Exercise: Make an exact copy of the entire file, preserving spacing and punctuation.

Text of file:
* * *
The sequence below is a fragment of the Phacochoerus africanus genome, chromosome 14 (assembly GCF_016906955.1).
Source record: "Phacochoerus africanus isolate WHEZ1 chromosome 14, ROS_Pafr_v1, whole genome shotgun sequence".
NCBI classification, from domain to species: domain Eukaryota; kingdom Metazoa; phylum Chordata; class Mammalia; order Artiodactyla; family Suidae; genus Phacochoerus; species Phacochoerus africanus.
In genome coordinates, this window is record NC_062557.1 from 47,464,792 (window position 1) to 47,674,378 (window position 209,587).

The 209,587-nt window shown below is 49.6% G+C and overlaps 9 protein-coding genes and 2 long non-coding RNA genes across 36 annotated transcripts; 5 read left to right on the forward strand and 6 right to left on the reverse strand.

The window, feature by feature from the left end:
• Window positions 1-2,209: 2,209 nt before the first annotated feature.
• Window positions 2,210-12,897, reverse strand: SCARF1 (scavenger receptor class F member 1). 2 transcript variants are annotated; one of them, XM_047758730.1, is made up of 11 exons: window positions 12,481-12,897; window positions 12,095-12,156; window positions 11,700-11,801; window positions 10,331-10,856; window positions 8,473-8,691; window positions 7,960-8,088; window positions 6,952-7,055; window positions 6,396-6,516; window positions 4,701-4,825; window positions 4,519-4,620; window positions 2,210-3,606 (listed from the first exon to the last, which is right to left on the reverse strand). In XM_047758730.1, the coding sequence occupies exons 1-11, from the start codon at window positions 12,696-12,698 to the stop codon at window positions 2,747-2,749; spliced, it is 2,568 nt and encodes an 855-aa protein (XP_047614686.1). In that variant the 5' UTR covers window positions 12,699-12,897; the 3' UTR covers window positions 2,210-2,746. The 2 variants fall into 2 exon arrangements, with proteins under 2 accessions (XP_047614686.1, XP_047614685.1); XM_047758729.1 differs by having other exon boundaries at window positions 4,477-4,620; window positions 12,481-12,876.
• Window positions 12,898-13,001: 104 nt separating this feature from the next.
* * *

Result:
The sequence below is a fragment of the Phacochoerus africanus genome, chromosome 14 (assembly GCF_016906955.1).
Source record: "Phacochoerus africanus isolate WHEZ1 chromosome 14, ROS_Pafr_v1, whole genome shotgun sequence".
NCBI classification, from domain to species: domain Eukaryota; kingdom Metazoa; phylum Chordata; class Mammalia; order Artiodactyla; family Suidae; genus Phacochoerus; species Phacochoerus africanus.
In genome coordinates, this window is record NC_062557.1 from 47,464,792 (window position 1) to 47,674,378 (window position 209,587).

The 209,587-nt window shown below is 49.6% G+C and overlaps 9 protein-coding genes and 2 long non-coding RNA genes across 36 annotated transcripts; 5 read left to right on the forward strand and 6 right to left on the reverse strand.

The window, feature by feature from the left end:
• Window positions 1-2,209: 2,209 nt before the first annotated feature.
• Window positions 2,210-12,897, reverse strand: SCARF1 (scavenger receptor class F member 1). 2 transcript variants are annotated; one of them, XM_047758730.1, is made up of 11 exons: window positions 12,481-12,897; window positions 12,095-12,156; window positions 11,700-11,801; window positions 10,331-10,856; window positions 8,473-8,691; window positions 7,960-8,088; window positions 6,952-7,055; window positions 6,396-6,516; window positions 4,701-4,825; window positions 4,519-4,620; window positions 2,210-3,606 (listed from the first exon to the last, which is right to left on the reverse strand). In XM_047758730.1, the coding sequence occupies exons 1-11, from the start codon at window positions 12,696-12,698 to the stop codon at window positions 2,747-2,749; spliced, it is 2,568 nt and encodes an 855-aa protein (XP_047614686.1). In that variant the 5' UTR covers window positions 12,699-12,897; the 3' UTR covers window positions 2,210-2,746. The 2 variants fall into 2 exon arrangements, with proteins under 2 accessions (XP_047614686.1, XP_047614685.1); XM_047758729.1 differs by having other exon boundaries at window positions 4,477-4,620; window positions 12,481-12,876.
• Window positions 12,898-13,001: 104 nt separating this feature from the next.